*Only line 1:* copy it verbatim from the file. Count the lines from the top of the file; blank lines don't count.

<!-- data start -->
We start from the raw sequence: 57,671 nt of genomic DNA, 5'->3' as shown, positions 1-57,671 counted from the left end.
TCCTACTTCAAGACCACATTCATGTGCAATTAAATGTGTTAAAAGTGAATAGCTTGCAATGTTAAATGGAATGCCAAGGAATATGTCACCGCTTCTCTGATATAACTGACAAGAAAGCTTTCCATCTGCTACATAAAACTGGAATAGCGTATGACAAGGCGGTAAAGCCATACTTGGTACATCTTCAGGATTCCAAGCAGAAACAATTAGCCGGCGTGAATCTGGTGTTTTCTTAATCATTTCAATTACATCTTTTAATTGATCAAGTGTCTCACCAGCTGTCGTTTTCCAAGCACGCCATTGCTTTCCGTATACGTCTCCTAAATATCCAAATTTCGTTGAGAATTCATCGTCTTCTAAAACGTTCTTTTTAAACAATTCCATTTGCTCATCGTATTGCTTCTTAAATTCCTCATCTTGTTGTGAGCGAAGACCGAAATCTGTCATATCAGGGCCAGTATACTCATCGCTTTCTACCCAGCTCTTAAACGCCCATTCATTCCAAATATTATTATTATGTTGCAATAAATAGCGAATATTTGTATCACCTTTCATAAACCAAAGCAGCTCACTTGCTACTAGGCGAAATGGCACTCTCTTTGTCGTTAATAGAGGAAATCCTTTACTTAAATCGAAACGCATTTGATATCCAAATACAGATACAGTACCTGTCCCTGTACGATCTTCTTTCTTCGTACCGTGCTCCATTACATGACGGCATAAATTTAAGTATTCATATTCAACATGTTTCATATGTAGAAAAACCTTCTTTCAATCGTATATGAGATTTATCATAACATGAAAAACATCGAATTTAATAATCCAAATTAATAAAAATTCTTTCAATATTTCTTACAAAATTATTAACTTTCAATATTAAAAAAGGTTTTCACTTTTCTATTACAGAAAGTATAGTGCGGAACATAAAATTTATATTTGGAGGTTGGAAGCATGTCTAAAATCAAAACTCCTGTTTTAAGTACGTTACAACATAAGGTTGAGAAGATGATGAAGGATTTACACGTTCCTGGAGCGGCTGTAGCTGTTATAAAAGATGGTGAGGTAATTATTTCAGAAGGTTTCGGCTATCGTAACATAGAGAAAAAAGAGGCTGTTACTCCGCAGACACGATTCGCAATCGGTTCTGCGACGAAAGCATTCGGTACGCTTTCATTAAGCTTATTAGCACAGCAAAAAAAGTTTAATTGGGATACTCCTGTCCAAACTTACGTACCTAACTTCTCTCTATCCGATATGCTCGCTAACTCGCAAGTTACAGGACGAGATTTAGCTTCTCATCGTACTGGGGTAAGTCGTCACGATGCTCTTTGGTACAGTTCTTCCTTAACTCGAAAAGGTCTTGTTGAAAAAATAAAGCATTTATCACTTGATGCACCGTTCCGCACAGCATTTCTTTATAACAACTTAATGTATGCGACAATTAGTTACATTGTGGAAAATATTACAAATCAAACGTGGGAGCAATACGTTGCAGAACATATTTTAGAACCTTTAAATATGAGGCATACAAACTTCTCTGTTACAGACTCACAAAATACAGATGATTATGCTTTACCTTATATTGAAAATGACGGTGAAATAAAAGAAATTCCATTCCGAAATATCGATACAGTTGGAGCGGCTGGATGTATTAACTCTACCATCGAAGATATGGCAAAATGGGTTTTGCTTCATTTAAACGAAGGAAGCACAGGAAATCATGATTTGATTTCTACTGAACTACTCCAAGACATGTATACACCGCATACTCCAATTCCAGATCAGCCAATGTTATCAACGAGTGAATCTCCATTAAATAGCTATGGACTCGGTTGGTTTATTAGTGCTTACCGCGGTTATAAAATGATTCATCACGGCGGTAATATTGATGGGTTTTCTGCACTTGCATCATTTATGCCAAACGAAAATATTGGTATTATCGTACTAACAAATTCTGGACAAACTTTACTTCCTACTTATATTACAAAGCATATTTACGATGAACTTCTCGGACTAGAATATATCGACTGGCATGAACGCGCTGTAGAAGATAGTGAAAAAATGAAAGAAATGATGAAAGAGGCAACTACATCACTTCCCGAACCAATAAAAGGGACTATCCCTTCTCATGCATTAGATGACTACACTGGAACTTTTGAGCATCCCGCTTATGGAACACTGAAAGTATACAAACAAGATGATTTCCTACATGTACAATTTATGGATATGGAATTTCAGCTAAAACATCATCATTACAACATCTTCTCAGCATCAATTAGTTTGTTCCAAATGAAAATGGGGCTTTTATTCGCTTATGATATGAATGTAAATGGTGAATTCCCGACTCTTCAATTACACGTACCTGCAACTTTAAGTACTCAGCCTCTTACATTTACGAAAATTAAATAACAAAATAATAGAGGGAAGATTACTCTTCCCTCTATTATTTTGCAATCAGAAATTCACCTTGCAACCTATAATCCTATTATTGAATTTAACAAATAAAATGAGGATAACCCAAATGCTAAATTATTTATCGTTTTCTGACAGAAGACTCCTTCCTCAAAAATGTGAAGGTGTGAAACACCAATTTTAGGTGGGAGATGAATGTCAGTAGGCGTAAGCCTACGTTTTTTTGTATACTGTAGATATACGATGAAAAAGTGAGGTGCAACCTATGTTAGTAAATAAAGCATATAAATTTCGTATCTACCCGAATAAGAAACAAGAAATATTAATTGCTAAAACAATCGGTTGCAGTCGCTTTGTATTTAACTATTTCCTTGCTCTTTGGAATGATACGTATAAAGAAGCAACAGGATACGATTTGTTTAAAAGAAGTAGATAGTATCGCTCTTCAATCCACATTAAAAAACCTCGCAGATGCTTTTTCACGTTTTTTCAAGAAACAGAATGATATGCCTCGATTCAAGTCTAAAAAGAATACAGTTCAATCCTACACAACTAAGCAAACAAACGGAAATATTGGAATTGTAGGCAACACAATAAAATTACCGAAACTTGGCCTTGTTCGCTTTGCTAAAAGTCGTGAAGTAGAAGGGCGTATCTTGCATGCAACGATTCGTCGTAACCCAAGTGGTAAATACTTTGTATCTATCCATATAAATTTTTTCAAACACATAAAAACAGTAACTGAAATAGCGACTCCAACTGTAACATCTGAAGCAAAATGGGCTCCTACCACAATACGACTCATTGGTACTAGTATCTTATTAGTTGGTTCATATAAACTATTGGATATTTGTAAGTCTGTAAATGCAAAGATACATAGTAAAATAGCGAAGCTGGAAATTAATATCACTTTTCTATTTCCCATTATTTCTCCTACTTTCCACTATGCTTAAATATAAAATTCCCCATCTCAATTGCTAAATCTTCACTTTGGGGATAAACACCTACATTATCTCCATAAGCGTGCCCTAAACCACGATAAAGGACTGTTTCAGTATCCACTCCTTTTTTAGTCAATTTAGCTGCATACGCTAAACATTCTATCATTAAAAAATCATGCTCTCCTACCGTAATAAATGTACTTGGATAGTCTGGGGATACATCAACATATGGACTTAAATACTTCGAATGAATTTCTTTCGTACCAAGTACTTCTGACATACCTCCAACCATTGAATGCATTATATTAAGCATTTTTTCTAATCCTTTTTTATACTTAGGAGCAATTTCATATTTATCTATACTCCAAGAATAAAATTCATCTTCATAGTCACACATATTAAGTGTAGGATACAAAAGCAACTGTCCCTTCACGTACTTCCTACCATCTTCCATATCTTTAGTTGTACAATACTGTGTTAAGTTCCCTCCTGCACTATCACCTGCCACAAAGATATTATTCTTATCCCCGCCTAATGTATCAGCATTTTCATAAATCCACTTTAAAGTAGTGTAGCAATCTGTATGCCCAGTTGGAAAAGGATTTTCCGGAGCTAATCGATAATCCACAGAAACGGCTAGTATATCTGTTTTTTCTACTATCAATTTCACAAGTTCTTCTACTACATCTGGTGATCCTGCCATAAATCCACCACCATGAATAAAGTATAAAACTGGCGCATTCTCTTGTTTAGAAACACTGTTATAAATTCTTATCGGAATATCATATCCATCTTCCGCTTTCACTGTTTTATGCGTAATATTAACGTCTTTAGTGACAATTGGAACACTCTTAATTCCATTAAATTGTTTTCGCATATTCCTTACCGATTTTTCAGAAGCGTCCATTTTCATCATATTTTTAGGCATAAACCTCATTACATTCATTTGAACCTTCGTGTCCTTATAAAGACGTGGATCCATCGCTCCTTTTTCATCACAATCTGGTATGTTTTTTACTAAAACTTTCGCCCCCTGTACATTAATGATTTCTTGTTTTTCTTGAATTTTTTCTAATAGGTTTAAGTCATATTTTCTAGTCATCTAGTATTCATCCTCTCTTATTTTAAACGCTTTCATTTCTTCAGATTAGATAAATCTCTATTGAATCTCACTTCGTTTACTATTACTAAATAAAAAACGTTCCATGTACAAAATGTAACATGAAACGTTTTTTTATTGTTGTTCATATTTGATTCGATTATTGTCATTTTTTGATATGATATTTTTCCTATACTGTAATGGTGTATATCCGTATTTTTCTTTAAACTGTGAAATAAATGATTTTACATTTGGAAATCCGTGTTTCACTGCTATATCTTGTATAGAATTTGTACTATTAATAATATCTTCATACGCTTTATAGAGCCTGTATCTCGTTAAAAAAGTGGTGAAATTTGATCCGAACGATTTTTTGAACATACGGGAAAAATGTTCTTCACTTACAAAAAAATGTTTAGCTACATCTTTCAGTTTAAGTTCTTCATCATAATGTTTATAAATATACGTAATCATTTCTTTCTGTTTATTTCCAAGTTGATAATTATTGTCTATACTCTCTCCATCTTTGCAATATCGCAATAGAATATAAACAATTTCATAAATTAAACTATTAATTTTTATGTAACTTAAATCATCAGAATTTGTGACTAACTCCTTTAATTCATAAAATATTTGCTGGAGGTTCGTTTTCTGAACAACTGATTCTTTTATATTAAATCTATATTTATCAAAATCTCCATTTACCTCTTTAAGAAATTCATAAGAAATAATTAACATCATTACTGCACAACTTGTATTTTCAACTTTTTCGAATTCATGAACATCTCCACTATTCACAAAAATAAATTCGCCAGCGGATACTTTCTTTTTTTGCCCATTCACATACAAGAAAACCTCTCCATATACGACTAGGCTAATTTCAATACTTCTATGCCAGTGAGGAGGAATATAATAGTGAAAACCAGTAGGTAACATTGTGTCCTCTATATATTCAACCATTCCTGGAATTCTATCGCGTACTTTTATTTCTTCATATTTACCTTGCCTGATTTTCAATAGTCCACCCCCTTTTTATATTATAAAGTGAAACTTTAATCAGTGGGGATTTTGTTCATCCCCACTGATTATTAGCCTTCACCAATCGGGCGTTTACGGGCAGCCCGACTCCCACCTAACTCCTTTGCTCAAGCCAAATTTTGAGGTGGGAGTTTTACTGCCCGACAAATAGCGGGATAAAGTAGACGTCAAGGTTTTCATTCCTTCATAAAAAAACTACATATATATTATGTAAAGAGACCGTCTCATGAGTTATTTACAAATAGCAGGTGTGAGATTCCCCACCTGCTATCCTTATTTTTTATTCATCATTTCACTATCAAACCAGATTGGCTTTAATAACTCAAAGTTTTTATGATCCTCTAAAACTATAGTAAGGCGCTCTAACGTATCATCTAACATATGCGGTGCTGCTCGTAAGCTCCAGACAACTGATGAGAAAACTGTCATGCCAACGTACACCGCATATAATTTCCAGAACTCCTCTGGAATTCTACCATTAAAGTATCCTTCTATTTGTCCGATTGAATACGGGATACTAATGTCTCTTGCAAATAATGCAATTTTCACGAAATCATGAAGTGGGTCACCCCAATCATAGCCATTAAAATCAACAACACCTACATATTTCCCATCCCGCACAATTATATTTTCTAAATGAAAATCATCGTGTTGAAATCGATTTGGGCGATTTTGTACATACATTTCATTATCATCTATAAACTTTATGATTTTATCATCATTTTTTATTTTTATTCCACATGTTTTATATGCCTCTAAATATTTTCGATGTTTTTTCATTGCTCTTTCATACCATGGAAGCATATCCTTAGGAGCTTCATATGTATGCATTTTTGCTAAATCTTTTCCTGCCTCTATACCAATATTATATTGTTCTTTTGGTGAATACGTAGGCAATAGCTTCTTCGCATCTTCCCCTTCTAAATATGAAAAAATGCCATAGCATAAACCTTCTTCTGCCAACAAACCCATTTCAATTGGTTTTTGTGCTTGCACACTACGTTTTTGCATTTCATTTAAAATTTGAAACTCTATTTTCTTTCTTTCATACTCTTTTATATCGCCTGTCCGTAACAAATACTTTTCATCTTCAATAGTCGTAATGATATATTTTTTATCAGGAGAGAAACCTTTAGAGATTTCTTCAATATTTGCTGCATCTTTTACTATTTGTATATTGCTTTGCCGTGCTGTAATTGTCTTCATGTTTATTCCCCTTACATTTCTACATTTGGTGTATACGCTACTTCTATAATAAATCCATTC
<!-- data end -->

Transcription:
We start from the raw sequence: 57,671 nt of genomic DNA, 5'->3' as shown, positions 1-57,671 counted from the left end.